The major and important element of this restructure was the devSettings.json.sample file. This is a special configuration file that would sit on each developers machine and when renamed to devSettings.json would allow them to have their own local file paths/and overrides for the various build settings. The file devSettings.json was made to be ignored by the source control system meaning there was no chance of it accidentally getting checked back in.
I got this to work by using the postProcess handler method that load-grunt-config exposes which passes you the an object instance of the package.json file content. Here you can use a plugin like deep-extend to merge those package.json settings with your own personal overrides, which is what I did.
One of the upsides of using load-grunt-config was it allowed me to use a plugin called jit-grunt. This plugin reports to be able to have a build system where:
“Load time of Grunt does not slow down even if there are many plugins.”
This sounds great and I used it right out of the box. I don’t think the amount of plugins that are there currently are causing that much of an issue, but I know I want developers to use the build system as a part of their daily work flow and that the run speed was going to be an issue so I decided to be proactive. Anyway, it was only 3 lines of code to active it.
Plugins that don’t play nice
One of the downsides of load-grunt-config is it depends on somewhat of a defacto naming pattern for plugin tasks and their npm names. This can fall down quite easily, I encounter this with two plugin in this build system:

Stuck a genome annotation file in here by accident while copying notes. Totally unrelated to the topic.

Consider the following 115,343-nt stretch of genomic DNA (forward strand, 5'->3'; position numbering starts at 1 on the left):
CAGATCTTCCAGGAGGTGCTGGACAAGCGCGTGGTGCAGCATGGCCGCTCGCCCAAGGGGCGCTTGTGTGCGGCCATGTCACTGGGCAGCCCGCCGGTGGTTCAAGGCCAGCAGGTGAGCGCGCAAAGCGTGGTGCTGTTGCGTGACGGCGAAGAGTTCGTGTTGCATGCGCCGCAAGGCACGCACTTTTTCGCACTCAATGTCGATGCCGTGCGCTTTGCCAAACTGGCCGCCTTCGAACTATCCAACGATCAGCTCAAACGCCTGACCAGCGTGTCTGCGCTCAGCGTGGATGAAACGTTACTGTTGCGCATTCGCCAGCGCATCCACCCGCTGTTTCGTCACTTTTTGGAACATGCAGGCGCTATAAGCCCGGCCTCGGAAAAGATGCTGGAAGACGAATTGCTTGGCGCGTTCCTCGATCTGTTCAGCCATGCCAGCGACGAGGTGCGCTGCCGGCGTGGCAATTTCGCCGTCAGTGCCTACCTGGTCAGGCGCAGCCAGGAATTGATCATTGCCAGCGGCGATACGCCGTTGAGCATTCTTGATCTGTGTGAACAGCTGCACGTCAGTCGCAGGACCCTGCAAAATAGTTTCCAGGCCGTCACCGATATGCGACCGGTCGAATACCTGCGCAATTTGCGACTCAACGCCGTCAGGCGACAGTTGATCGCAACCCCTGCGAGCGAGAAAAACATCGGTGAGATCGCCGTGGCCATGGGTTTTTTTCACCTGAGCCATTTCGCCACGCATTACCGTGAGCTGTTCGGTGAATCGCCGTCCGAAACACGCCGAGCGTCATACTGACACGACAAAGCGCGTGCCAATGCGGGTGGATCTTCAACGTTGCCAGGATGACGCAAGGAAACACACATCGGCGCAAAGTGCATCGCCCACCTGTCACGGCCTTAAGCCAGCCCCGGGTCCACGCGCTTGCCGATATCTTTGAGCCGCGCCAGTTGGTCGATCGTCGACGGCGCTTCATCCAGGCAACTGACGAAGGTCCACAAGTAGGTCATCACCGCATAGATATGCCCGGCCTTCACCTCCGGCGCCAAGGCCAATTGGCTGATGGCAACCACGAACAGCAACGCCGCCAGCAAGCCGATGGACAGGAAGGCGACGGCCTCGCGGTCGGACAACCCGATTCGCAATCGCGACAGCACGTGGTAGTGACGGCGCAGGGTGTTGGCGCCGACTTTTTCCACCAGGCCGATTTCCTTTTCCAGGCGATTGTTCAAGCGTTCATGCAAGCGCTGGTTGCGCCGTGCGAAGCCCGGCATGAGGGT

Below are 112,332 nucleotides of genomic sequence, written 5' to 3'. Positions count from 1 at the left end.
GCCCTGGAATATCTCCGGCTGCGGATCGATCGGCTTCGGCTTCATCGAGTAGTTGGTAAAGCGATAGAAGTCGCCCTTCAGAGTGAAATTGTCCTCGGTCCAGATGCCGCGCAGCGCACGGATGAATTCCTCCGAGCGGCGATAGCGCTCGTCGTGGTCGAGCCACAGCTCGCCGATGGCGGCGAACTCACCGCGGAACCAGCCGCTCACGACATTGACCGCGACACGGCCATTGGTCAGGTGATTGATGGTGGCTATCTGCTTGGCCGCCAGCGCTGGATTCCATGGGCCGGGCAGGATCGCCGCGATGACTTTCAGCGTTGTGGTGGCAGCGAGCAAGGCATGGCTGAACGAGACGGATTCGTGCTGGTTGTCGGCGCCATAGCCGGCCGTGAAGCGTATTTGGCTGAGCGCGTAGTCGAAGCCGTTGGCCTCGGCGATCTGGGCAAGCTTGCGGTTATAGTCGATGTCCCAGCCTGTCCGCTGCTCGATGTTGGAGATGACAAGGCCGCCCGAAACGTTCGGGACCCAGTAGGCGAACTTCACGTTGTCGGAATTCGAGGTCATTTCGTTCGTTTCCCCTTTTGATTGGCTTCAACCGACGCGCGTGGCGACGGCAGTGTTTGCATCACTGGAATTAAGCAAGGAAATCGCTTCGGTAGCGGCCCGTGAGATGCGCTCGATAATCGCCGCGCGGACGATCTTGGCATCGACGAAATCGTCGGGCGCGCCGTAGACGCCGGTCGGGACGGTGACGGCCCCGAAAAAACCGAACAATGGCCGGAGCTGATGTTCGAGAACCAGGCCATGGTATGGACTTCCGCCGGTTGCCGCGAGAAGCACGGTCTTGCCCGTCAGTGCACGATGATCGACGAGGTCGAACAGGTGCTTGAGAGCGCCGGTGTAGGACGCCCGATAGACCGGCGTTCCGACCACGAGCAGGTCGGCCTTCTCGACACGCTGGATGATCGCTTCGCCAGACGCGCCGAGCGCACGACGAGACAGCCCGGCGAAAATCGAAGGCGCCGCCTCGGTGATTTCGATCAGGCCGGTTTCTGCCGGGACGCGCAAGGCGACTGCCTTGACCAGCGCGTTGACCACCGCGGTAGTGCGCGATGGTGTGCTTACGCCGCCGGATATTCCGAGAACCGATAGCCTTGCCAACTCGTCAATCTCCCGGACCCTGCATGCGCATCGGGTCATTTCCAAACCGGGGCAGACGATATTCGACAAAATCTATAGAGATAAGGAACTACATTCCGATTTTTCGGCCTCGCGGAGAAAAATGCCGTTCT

In the end I had to sully the main grunt file with two grunt.loadNpmTasks which annoyed me greatly.
Mo' Plugins Mo' Problems
One catch with using jit-grunt is because it does not load tasks into the namespaces until they are explicitly called; then running grunt –help and grunt –version –verbose no longer worked properly. As a result I am currently unable to do any kind of bash autocompletion of the tasks for my newly cleaned up build system :(. There might be a way to get it back, I’ve put in a github ticket against grunt-cli to see what those guys think of my issue.
The previous build system was lacking on the logging front. If something went wrong it would typically get swallowed, which is a pain because being able to understand what went wrong and how long it might take to fix it is important. Throughout this restructure and rewrite process I took the trouble of using grunt.log, grunt.fail.warn and grunt.fail.fatal where appropriate.
I also made sure to include an extra command line flag, –debug, so our email reports wouldn’t be drowned in debug details.
Additional cool stuff
- Cool and advanced task/time tracking. I haven’t gotten around to include the details provide here in the reported output, but it is handy in debug mode.
- Get your files to the server all in one simple grunt step: ‘'grunt buildAndFtp’'
Using this set up I was able to create a build system was:
- Easily enhanceable
- Easy to setup (single npm install in single folder)
- Locally override-able using a local developer settings file.
- Without the risk of accidental check-ins